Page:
Tenley yet to observe tray-less policy
Tenley Café has yet to lose its trays as AU attempts to make itself a more sustainable school.
The system at Tenley Café will not work with plates only, according to Chris Moody, the executive director of Housing and Dining.
“The conveyer belt system at the Tenley Café is very different than the one in the Terrace Dining Room,” Moody said. “The existing conveyer belt system at Tenley Café still requires the use of trays, but the desire is to continue to move towards a tray-less environment once the necessary changes can be made.”
The university hopes to replace the conveyer belt in Tenley Café over the summer, so it will be in place for the beginning of the next school year, according to JoDe Nowland, director of Auxiliary Services. The current conveyer belt relies on the use of trays to dispose of unclean dishes and silverware. To replace it, the university must first design a new conveyer belt that will fit Tenley Café’s needs.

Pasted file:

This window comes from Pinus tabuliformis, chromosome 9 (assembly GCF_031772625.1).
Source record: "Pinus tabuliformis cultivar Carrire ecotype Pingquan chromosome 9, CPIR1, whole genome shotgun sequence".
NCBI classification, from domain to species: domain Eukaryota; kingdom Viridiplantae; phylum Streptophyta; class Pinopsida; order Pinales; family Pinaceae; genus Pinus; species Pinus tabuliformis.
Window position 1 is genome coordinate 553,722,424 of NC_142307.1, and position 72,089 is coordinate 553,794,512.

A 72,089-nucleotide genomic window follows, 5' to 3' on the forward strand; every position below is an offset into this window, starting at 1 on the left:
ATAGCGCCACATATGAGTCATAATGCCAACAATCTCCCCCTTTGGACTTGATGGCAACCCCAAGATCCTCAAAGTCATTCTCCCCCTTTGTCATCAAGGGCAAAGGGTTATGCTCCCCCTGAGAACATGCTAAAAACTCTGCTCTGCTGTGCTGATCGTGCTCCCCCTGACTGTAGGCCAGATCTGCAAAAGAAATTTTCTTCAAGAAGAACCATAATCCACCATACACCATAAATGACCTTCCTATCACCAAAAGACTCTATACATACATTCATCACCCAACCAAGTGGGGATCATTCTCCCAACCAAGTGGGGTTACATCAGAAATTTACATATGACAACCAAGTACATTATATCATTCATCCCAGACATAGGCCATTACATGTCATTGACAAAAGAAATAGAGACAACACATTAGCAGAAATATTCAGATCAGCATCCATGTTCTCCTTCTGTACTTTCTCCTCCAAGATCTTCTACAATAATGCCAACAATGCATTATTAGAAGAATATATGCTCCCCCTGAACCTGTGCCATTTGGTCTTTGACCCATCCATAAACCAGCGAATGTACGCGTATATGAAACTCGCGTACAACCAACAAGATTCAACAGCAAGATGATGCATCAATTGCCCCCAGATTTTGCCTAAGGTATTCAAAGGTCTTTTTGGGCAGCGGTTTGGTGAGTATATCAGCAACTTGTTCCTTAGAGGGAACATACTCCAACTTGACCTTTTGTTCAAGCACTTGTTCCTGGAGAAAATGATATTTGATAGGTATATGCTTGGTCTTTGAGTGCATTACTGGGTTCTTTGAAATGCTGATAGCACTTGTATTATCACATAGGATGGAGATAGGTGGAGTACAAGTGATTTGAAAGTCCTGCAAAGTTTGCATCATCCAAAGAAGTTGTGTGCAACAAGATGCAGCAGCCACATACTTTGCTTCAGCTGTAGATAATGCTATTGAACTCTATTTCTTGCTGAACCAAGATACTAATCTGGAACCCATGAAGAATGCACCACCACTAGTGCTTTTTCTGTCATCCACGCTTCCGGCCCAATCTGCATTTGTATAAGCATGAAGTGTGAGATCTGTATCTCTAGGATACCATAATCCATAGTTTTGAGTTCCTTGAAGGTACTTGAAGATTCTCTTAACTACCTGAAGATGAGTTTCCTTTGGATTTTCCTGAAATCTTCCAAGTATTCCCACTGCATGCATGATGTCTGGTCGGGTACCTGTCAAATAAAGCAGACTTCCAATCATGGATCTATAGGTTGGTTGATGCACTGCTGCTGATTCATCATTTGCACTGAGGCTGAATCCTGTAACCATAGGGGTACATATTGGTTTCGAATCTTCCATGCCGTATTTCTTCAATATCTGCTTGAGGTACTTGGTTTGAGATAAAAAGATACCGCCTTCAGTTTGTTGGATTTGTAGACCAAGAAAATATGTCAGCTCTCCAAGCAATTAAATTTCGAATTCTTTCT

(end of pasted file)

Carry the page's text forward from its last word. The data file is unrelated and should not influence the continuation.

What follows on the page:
“Since many students at Tenley are from other countries, having trays at the Tenley dining room sends the wrong message about the United States: wastefulness,” said Drew Veysey, president of EcoSense.
Some students said they are disgruntled Tenley is able to keep its trays for the remainder of the year.
“We suffer to be green while one campus has trays,” said Will Sanders, a freshman in the School of International Service.
Steve Smith, a sophomore in the School of Public Affairs, agrees with Sander’s assessment.
“It’s unfair that one campus has trays,” he said. “They need a uniform policy one way or the other.”
AU will still advertise as a tray-less school despite the fact that Tenley Café has trays, Nowland said.
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